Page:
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SAWANT: When it comes to joining student organizations in college, less is more

Column: Sincerely Rue

Students and campus organizations reacted this week to the outbreak of war between Israel and Hamas. – Photo by

Around this time of the spring semester, I always grow more reflective than usual about the events and the trials of the past year and where I am currently compared to where I was when I started my college journey almost three years ago.

Something that held constant for me, amid all the exams, late nights pouring over assignments and nights out with friends, is the amount of time and energy that goes toward the student organizations I am a part of.

This past Thursday, Beta Alpha Psi had its 31st annual induction banquet to induct new members into the society, present scholarships and academic excellence awards and initiate the new executive board for next year. Rutgers Business School professors, guest speakers, student members, inductees and even Dean Lei Lei attended.

An entire year's worth of planning culminated in this one night. As I listened to the speeches, I could not help but contemplate how I joined this organization what feels like forever ago as a clueless first-year sitting in the back of the room at biweekly meetings. Now I stand as an incoming senior, spearheading this event like countless others over the past year with people I have grown to call my dear friends.

A piece of advice people will spin for you like a broken record is to join as many clubs as you can and stick with them to pad your resume and impress a recruiter during a quick 15-minute chat at career fairs or interviews.

A little secret I have learned from my three years here so far? You really only need to stick with one or two (maximum three, if you can find them) organizations that you are genuinely passionate about and truly enjoy working with — those where your involvement is not so much for your resume as it is for exploring a newborn sense of purpose.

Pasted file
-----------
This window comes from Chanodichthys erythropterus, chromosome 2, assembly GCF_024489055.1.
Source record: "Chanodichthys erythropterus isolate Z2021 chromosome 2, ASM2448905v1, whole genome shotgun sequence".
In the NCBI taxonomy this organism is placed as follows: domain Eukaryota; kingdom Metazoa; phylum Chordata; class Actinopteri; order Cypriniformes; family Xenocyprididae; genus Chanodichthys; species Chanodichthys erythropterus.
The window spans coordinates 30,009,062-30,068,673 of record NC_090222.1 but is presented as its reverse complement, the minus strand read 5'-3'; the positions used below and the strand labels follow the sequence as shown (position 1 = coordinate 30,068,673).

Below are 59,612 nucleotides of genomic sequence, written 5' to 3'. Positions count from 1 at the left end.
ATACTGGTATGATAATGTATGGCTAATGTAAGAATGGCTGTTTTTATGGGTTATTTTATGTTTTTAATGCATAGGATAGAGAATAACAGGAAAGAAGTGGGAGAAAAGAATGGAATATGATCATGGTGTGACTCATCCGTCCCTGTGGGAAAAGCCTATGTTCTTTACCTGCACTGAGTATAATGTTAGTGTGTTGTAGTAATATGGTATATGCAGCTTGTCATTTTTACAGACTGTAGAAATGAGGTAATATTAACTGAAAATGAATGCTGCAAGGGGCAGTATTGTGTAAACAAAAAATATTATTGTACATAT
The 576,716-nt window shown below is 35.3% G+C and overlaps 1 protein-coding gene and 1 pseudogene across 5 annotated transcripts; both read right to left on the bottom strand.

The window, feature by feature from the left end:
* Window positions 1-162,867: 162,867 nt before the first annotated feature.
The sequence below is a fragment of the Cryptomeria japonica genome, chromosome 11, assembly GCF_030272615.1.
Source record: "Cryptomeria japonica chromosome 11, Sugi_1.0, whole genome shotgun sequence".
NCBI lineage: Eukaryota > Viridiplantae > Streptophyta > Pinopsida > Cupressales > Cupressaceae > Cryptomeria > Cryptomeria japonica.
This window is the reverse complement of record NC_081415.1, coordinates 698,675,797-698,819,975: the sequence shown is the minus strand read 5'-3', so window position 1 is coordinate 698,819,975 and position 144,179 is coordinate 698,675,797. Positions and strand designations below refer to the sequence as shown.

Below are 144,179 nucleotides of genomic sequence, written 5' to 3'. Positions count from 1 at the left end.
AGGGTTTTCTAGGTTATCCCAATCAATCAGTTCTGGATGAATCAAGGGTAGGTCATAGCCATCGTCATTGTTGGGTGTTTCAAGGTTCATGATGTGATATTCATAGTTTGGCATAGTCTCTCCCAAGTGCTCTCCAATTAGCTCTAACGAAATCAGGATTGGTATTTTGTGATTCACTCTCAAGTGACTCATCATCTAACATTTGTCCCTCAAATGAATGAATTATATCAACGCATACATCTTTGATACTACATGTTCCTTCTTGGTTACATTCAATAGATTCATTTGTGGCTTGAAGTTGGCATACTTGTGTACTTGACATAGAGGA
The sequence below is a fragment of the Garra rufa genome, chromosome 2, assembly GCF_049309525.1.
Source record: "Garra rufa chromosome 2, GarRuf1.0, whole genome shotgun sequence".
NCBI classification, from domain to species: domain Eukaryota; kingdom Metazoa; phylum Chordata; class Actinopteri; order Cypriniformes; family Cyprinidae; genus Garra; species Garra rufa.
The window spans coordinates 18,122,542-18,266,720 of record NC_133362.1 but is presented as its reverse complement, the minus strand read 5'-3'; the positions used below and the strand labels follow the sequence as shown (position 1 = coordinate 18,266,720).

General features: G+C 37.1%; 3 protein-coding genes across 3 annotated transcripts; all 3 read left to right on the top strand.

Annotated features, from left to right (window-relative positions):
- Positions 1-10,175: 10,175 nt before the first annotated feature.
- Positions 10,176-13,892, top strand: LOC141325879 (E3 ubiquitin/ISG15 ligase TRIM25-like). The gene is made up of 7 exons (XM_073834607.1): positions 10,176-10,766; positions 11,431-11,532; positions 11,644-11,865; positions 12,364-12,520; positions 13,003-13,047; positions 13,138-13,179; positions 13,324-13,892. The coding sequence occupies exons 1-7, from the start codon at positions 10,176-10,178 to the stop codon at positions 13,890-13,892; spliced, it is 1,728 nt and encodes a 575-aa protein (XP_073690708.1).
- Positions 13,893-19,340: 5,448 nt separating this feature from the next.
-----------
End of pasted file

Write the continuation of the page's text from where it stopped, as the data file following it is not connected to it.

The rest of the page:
During my first year, I joined too many clubs, and trying to put the same amount of effort into all of them proved incredibly mentally taxing. I did not make connections or get anything meaningful out of them because I could not feasibly devote time to all of the organizations outside of designated meetings.

I was floating from meeting to meeting, more for attendance than substance. At the end of my fall semester of sophomore year, I decided to stick with the one or two organizations where I enjoyed the mission and the people the most and simply let go of the others.

This was the best thing I ever did.

One of the most valuable aspects of this decision for me was meeting all of the people I would never have met otherwise. Working with and really getting to know these people, both as students and individuals, has been one of the greatest pleasures of my career at Rutgers.

Working with them for an entire year, sometimes longer, connects you in a different, special way, and it is how I have met many of my close friends today.

But what truly redefined my entire college experience was the sense of purpose these organizations gave me outside of my academics.

My clubs and organizations gave me something to look forward to during the school week, something to work on outside of assignments. It was something to care about that was not my GPA. It introduced balance and passion in a place where only burnt-out stress and monotony lived.

I used to associate school solely with classes, exams and stress, but introducing clubs into my daily academic routine has completely redefined that notion. It is a different type of social experience from interacting with peers in class or going out with your best friends.

It hangs somewhere between the two, not quite exactly like one or the other, simply a unique experience of its own.

I know people may only join clubs to have something to jot down on their resume and talk about for a minute or two at an interview. In my opinion, that is not the right mindset to have.

My advice is to pick organizations where your membership does not feel like a chore but a privilege to be welcomed into the space you choose. At the end of your four years, what impact did you make on this school? It does not matter how big or small.

The best, most enriching way is to find a club with which you blossom. The change-making happens naturally from there.

Rujuta Sawant is a Rutgers Business School junior majoring in business analytics and information technology and minoring in political science. Her column, "Sincerely Rue," runs on alternate Mondays.

*Columns, cartoons and letters do not necessarily reflect the views of the Targum Publishing Company or its staff.

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